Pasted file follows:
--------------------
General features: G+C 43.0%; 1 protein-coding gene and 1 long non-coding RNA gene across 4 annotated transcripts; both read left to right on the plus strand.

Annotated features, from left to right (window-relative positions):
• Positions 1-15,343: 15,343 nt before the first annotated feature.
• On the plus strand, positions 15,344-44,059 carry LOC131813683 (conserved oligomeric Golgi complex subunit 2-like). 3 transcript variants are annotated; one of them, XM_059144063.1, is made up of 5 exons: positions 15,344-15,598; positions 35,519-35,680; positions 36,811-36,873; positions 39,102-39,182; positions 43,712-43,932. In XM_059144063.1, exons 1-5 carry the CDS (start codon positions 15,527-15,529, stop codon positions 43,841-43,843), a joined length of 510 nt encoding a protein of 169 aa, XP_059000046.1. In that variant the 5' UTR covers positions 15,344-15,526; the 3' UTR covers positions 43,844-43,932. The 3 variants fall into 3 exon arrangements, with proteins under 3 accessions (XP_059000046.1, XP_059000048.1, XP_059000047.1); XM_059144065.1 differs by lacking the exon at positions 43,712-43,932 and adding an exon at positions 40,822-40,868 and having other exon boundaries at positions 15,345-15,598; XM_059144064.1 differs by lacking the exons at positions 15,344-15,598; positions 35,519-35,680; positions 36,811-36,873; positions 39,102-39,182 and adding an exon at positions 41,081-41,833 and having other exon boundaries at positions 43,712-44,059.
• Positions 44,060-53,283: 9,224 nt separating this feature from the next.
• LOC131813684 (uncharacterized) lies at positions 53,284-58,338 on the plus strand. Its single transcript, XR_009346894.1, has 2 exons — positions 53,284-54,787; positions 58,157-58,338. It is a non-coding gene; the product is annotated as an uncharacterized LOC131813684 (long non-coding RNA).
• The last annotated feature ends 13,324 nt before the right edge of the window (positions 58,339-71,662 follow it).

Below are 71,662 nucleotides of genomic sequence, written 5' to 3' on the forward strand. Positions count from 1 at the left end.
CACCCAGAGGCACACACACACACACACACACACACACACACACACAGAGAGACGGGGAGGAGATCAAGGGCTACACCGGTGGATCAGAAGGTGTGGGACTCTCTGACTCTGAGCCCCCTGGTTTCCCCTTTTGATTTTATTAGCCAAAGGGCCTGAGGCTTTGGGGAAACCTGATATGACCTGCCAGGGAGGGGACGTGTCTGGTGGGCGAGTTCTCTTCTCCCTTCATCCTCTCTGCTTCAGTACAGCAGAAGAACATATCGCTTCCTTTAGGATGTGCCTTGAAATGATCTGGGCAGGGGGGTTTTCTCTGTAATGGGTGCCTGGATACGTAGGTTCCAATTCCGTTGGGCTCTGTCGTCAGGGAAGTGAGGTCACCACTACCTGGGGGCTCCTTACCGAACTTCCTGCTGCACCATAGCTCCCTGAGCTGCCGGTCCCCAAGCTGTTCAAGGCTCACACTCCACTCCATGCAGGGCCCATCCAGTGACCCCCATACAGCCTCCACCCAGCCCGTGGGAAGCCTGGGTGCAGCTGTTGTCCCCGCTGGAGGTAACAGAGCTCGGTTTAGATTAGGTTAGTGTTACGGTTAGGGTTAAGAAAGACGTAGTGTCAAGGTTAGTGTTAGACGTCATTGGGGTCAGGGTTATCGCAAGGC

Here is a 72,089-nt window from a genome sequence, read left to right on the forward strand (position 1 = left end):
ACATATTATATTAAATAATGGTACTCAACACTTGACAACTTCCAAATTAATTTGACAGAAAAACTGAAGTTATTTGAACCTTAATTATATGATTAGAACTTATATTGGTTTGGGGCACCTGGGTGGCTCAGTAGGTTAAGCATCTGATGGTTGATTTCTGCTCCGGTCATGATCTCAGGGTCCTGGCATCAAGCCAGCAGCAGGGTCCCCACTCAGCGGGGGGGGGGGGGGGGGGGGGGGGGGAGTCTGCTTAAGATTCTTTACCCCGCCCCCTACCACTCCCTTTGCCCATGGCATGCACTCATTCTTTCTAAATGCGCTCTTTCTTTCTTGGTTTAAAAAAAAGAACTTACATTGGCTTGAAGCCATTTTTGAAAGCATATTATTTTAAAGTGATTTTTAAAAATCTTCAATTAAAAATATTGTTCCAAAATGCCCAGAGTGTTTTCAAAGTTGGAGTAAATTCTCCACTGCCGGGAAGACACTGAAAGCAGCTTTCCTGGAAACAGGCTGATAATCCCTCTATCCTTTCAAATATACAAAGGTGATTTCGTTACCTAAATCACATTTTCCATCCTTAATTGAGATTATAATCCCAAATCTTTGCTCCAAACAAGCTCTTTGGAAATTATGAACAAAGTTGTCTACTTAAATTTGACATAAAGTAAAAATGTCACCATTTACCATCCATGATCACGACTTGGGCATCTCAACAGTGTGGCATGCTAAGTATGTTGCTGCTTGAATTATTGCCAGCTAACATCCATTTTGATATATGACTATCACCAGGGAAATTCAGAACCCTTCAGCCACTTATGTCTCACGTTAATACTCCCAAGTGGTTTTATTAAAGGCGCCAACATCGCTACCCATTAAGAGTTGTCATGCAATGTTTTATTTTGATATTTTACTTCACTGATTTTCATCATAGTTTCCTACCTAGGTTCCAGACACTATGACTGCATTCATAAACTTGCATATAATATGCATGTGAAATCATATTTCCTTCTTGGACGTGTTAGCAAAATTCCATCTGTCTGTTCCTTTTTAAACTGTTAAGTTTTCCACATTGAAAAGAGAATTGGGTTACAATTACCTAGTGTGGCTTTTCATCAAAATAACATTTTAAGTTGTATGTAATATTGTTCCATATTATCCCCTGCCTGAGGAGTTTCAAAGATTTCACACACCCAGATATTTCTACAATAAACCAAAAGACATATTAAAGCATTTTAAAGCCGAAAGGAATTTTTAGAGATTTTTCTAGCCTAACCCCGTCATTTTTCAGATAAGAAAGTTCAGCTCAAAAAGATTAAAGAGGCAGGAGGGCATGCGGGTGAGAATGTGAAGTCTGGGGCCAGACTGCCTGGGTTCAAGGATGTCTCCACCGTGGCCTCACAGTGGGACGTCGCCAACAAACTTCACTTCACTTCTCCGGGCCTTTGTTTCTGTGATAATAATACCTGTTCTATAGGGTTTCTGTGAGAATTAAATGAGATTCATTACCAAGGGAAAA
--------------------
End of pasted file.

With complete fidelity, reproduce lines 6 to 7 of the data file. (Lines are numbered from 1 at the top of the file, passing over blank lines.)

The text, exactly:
• LOC131813684 (uncharacterized) lies at positions 53,284-58,338 on the plus strand. Its single transcript, XR_009346894.1, has 2 exons — positions 53,284-54,787; positions 58,157-58,338. It is a non-coding gene; the product is annotated as an uncharacterized LOC131813684 (long non-coding RNA).
• The last annotated feature ends 13,324 nt before the right edge of the window (positions 58,339-71,662 follow it).